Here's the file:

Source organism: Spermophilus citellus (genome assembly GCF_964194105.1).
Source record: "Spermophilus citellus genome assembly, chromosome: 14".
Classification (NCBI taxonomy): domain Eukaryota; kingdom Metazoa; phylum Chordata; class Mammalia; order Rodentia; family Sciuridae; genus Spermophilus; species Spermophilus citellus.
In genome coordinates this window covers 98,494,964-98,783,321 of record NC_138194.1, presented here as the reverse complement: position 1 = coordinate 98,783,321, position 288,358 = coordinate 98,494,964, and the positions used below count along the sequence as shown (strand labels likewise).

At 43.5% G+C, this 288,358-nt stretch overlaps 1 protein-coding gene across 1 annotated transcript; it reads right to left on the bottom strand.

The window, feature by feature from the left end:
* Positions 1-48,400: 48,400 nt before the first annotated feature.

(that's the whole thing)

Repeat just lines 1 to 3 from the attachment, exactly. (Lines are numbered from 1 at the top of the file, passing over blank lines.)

Source organism: Spermophilus citellus (genome assembly GCF_964194105.1).
Source record: "Spermophilus citellus genome assembly, chromosome: 14".
Classification (NCBI taxonomy): domain Eukaryota; kingdom Metazoa; phylum Chordata; class Mammalia; order Rodentia; family Sciuridae; genus Spermophilus; species Spermophilus citellus.